No two businesses are the same; therefore, no two businesses have identical needs. Maybe you run a cross-border business or are a Mexican national operating in the U.S. Or you may be pursuing bankruptcy financing. For companies like these, be sure to look for a funder that is happy to work with you.

Step 2: Consider your approval options

When determining which small business financing option is right for your company, you also need to consider what you qualify for. Understanding where your company and personal credit stand will stop you from applying needlessly to financing you can’t get — especially since each time you apply, your credit score gets dinged a few points

According to the Small Business Association (SBA), small businesses took out $645 billion in business loans in 2019. So, there’s a significant amount of cash being given to small businesses, but that doesn’t mean yours qualifies for every lending choice.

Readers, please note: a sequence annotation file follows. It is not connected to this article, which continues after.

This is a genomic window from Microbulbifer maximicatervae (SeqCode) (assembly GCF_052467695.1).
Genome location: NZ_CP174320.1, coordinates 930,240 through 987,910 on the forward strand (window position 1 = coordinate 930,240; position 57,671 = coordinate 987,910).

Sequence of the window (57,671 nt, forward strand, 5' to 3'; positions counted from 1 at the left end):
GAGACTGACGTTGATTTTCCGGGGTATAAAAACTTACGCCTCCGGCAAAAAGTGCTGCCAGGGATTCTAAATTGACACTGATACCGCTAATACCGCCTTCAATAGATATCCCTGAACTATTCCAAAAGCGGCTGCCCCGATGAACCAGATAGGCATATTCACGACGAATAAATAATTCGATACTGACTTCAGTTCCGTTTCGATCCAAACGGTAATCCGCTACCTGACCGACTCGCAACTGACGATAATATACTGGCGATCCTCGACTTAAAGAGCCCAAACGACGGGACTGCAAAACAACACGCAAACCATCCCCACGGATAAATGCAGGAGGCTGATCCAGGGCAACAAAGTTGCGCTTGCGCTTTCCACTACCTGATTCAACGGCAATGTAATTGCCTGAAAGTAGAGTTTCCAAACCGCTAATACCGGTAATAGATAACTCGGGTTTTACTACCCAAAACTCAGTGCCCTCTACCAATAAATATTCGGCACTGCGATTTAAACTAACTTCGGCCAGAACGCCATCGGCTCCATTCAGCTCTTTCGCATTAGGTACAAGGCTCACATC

Rather than applying for the first option you find, take time to figure out the following as it relates to your business:

  • Business and personal credit scores. Two credit scores matter when you’re applying for a Small Business Association (SBA) loan or a bank loan: personal and business. Your personal credit score signifies your ability to pay back your personal debts, while a business builds its own credit score by paying back what it owes. If you have low credit scores or no credit history, you’ll have a hard time qualifying for a traditional loan and will need to look elsewhere.